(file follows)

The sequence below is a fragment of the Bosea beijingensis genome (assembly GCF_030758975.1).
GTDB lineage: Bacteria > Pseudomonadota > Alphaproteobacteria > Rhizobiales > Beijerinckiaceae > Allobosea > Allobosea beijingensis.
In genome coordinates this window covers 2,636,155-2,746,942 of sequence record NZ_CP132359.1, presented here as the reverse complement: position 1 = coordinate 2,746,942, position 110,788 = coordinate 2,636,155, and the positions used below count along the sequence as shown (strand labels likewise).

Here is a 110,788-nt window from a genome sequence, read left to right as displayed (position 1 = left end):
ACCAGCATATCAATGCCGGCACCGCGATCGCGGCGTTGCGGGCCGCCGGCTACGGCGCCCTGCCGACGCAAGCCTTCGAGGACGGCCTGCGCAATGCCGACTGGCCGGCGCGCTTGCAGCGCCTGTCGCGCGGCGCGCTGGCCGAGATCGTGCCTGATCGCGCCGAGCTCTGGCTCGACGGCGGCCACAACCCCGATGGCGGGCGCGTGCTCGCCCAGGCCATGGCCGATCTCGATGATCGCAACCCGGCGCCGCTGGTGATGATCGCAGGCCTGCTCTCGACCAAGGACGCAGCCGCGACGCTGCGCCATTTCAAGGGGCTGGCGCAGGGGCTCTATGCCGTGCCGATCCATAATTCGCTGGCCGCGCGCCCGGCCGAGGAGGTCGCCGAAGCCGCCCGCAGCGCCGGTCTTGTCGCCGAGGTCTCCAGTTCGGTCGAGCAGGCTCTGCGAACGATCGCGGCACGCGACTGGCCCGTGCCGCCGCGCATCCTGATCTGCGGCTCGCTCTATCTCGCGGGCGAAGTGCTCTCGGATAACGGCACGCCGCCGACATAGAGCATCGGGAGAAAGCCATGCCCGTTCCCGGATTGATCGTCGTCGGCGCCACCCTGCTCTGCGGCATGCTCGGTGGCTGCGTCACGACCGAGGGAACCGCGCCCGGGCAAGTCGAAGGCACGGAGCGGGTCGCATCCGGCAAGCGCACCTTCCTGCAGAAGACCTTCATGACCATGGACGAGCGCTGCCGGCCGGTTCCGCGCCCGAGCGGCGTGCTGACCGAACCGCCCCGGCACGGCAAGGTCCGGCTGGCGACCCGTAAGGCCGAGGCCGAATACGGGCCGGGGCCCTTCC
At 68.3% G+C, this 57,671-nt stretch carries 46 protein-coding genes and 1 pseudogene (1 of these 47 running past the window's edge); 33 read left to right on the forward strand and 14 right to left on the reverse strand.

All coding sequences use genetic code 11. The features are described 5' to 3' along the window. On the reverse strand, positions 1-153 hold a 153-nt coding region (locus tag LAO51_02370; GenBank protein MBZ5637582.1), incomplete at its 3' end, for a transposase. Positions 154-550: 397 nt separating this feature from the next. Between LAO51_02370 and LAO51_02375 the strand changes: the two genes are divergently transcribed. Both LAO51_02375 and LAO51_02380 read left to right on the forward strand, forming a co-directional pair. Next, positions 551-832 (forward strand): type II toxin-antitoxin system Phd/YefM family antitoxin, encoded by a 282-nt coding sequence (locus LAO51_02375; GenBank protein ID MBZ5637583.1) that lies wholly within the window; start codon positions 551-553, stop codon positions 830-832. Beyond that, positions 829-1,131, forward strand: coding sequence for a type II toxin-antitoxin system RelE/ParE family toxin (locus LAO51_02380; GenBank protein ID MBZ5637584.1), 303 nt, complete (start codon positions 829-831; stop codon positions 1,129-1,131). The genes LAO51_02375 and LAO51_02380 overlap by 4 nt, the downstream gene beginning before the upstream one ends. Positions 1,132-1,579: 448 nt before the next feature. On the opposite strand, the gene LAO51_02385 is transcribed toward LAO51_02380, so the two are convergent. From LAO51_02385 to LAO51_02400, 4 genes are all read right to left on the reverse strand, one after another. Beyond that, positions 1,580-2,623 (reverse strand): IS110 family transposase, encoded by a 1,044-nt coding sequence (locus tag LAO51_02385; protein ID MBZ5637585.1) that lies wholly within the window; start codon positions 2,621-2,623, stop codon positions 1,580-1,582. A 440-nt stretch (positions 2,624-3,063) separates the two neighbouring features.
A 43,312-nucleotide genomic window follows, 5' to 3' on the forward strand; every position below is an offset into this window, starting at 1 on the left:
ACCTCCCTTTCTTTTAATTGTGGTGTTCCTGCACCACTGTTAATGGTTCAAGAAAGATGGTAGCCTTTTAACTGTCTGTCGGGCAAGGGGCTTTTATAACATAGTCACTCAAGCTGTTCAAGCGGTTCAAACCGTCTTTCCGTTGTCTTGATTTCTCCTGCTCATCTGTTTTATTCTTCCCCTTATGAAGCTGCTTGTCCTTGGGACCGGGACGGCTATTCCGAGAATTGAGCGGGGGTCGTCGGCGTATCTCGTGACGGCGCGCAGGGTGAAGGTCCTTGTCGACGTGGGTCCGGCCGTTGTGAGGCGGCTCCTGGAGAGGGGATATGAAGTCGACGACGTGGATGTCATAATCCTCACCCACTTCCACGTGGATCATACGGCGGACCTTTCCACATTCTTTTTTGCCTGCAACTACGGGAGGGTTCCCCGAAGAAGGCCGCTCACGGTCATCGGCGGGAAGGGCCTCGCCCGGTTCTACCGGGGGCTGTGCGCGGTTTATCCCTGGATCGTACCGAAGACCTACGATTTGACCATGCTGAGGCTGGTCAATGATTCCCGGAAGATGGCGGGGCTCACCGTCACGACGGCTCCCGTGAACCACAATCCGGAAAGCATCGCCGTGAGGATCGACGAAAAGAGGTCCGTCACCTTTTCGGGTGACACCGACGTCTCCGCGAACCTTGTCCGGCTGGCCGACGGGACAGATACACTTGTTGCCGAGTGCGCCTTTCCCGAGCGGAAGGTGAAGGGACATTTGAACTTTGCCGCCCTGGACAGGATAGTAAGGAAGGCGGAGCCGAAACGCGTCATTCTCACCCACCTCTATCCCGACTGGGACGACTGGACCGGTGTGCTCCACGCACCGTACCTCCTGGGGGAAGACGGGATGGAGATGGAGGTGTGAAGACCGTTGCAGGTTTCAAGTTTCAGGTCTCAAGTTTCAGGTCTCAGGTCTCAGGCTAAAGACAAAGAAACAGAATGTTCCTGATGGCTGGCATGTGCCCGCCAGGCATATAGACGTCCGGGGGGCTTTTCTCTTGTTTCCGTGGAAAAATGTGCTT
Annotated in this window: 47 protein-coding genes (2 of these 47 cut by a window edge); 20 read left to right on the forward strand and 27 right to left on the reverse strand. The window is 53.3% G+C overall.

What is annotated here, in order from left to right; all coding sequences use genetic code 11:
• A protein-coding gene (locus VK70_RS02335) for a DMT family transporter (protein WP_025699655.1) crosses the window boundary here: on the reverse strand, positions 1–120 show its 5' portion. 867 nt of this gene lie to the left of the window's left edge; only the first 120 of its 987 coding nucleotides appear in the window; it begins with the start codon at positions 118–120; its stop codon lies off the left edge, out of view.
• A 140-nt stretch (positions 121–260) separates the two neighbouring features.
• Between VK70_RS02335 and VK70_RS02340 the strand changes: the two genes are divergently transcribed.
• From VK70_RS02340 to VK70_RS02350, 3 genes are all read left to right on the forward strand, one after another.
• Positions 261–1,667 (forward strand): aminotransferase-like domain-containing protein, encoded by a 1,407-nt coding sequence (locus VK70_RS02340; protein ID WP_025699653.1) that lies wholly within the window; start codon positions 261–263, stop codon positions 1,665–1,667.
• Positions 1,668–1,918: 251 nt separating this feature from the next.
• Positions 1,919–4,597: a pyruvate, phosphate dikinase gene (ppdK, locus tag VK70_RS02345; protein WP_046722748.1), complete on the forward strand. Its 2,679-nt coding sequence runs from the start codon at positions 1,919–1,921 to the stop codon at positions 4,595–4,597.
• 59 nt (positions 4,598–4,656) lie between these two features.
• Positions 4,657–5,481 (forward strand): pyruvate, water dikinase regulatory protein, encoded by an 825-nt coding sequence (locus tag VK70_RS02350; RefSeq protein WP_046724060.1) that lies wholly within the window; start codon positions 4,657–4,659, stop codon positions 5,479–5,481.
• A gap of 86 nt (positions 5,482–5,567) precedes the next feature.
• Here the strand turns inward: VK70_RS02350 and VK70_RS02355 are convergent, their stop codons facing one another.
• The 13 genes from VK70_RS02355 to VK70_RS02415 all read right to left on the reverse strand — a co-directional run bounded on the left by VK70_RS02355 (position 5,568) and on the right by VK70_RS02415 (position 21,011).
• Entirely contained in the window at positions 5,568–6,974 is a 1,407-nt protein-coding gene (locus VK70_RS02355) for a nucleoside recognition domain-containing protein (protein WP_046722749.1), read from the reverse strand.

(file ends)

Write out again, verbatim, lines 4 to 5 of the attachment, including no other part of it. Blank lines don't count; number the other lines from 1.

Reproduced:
Here is a 110,788-nt window from a genome sequence, read left to right as displayed (position 1 = left end):
ACCAGCATATCAATGCCGGCACCGCGATCGCGGCGTTGCGGGCCGCCGGCTACGGCGCCCTGCCGACGCAAGCCTTCGAGGACGGCCTGCGCAATGCCGACTGGCCGGCGCGCTTGCAGCGCCTGTCGCGCGGCGCGCTGGCCGAGATCGTGCCTGATCGCGCCGAGCTCTGGCTCGACGGCGGCCACAACCCCGATGGCGGGCGCGTGCTCGCCCAGGCCATGGCCGATCTCGATGATCGCAACCCGGCGCCGCTGGTGATGATCGCAGGCCTGCTCTCGACCAAGGACGCAGCCGCGACGCTGCGCCATTTCAAGGGGCTGGCGCAGGGGCTCTATGCCGTGCCGATCCATAATTCGCTGGCCGCGCGCCCGGCCGAGGAGGTCGCCGAAGCCGCCCGCAGCGCCGGTCTTGTCGCCGAGGTCTCCAGTTCGGTCGAGCAGGCTCTGCGAACGATCGCGGCACGCGACTGGCCCGTGCCGCCGCGCATCCTGATCTGCGGCTCGCTCTATCTCGCGGGCGAAGTGCTCTCGGATAACGGCACGCCGCCGACATAGAGCATCGGGAGAAAGCCATGCCCGTTCCCGGATTGATCGTCGTCGGCGCCACCCTGCTCTGCGGCATGCTCGGTGGCTGCGTCACGACCGAGGGAACCGCGCCCGGGCAAGTCGAAGGCACGGAGCGGGTCGCATCCGGCAAGCGCACCTTCCTGCAGAAGACCTTCATGACCATGGACGAGCGCTGCCGGCCGGTTCCGCGCCCGAGCGGCGTGCTGACCGAACCGCCCCGGCACGGCAAGGTCCGGCTGGCGACCCGTAAGGCCGAGGCCGAATACGGGCCGGGGCCCTTCC